Gerge Costanza claimed he was a great quitter: "It's one of the few things I do well. I come from a long line of quitters. My father was a quitter, my grandfather was a quitter. I was raised to give up." We wonder if OBJYN, who's projected to finish in seventh place with a record of 5-7-1 (2,183 points), is cut from that same Costanza cloth? They went after guys who can tote the rock with their early picks, using three of their first five picks to scoop up RBs Devonta Freeman (first round), Christian McCaffrey (third round), and Joe Mixon (fifth round). They ultimately collected one of the bottom groups of WRs in the league, as they have Jordy Nelson, DeSean Jackson, Tyrell Williams, and Jamison Crowder on their team.
OBJYN should use Week 9 to consider life's deeper mysteries, like what was the greatest thing before sliced bread? No, seriously, think about it. It's better than thinking about fantasy football that week. They have five players and the most projected fantasy points on bye that week. Taking a look at the season from start to finish, they have the hardest schedule. Along with having the most demanding overall schedule, OBJYN also has the league's second-toughest first four games and second-hardest last four games of the season.
A Pair of Strengths
OBJYN has two positional units projected to be better than the league average, RB and QB.
Close to the Vest
OBJYN was focused on a squad with minimal risk, grabbing seven "low-risk" players out of 16 picks.
A Pair of Proven Winners
OBJYN has a couple of fantasy MVPs in their lineup. Last season, two of their players (Jordy Nelson and Drew Brees) finished among the top-20 players that were on the most first-place fantasy teams.
My One and Only
Ignoring roster depth, OBJYN chose only one player at three different positions (TE, DEF, and K).
Very Sneaky, OBJYN
They nabbed a sleeper in Kevin White with pick No. 133.
If other Yahoo! users are right, OBJYN got a steal in the ninth round, when they selected Delanie Walker (88th overall pick vs. ADP of 68.6).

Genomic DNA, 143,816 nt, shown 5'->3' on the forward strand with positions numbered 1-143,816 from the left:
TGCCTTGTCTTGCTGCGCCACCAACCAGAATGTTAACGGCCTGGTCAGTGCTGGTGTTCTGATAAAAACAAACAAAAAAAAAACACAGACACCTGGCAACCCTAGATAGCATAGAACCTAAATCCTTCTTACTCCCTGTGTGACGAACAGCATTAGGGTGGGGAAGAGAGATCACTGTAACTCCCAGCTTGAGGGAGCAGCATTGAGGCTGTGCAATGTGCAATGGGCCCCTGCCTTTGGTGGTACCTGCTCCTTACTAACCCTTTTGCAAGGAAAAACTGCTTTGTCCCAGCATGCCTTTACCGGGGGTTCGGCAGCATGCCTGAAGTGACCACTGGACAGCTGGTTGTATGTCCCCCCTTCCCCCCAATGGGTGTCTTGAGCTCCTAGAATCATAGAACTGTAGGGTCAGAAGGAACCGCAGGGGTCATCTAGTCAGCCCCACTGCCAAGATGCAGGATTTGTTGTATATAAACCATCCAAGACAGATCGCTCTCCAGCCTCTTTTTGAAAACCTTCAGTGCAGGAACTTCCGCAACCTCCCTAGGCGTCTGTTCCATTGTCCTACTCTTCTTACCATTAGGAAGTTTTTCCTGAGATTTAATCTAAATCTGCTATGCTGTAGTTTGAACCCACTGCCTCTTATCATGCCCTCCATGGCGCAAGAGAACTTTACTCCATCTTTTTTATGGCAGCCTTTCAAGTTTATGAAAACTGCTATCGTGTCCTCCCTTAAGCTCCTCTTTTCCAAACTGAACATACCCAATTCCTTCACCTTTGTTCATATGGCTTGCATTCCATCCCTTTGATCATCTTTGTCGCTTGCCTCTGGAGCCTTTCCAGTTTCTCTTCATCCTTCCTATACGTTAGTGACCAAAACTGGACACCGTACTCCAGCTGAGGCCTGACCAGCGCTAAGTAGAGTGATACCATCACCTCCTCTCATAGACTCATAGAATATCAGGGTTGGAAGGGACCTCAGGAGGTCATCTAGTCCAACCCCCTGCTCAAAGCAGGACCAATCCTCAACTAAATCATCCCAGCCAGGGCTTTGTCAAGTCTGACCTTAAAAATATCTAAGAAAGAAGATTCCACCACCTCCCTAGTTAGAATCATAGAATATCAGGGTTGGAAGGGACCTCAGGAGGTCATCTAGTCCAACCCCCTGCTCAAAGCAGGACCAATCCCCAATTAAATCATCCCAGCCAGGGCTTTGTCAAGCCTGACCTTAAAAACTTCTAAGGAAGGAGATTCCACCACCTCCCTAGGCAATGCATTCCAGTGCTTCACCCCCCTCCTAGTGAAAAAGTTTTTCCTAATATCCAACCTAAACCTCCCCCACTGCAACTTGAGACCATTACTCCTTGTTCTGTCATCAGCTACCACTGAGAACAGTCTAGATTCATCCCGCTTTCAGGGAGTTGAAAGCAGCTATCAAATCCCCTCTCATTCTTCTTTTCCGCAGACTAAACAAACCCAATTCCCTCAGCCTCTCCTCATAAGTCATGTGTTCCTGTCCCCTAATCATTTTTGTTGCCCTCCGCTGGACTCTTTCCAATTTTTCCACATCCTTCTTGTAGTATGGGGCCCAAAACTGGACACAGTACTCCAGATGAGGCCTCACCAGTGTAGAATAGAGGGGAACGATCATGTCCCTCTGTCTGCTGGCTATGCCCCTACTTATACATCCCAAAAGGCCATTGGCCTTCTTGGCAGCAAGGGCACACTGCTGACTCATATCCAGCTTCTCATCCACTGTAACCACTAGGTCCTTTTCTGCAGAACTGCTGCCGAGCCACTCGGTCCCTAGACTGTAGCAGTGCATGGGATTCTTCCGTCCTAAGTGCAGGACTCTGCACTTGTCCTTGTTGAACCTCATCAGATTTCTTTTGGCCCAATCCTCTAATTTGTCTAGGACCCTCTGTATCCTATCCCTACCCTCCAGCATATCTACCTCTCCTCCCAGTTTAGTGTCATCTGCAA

Turn Up The Volume
- D. Freeman, RB
- Round 1, Pick 8
With 272 touches, Devonta Freeman is projected to rank 10th in the NFL in that category. OBJYN demands more!
- Jordy Nelson, WR
- Round 2, Pick 13
Jordy Nelson returned to form last year after missing all of 2015. The Packers wideout led the league in red zone targets, and only Mike Evans appeared on more first-place fantasy rosters last season.
A Multifaceted Machine
- C. McCaffrey, RB
- Round 3, Pick 28
McCaffrey is a dual-threat back for OBJYN, racking up points on the ground and through the air. He ranks fourth among RBs in projected receiving yards with 587.
A High-Volume Passer
- Drew Brees, QB
- Round 4, Pick 33
Brees led the NFL in attempts, completions, and passing yardage last season. Among all QBs, only Brady and Rodgers appeared on more championship rosters than the future Hall-of-Famer in 2016.
Was the 53rd Pick the Right Time for Jamison Crowder?
- J. Crowder, WR
- Round 6, Pick 53
OBJYN apparently believes it is. The Redskins' wide receiver is projected to net 209 points this year, after putting up 198 last year.
There are four positions that OBJYN could look to improve, including TE and K, which look like the biggest areas of need.
- Cameron Brate
- Rank 132, ADP 131
- C.J. Fiedorowicz
- Rank 136, ADP 135
- Stephen Hauschka
- Rank 195, ADP 111
- Cairo Santos
- Rank 205, ADP 127
Bye Week Points LostPoints
Each bar represents the total projected season points for each player that's on bye that week. This chart shows any potential bye week issues.
Pick Number Minus ADPPick Number
Bars above zero indicate a pick was selected later than a player's ADP. Bars below zero show players that were taken earlier than their ADP.
Avg Points by Position vs LeagueTeam League
The average projected points for all the players at each position versus the average projected points for all players at that position in the league.
Schedule by Opponent PointsWeek
Week-by-week schedule with each opponent's projected season points. This chart shows any difficult or easy stretches in the schedule.
How We Grade
Draft grades are based strictly on teams' draft performances. This is calculated by counting the number of fantasy points teams are projected to score over the course of the season using their optimal line-ups. The grades do not take schedule into account. Because of bye weeks and other variables it is possible to earn a high grade yet be projected to finish in the middle of the pack. The opposite is also true. Bottom line: Fantasy Football is like the real game. You can draft the greatest talent in the world but you still need to manage your team every week to get the most out of that talent. As a wise man once said, "On any given Sunday..."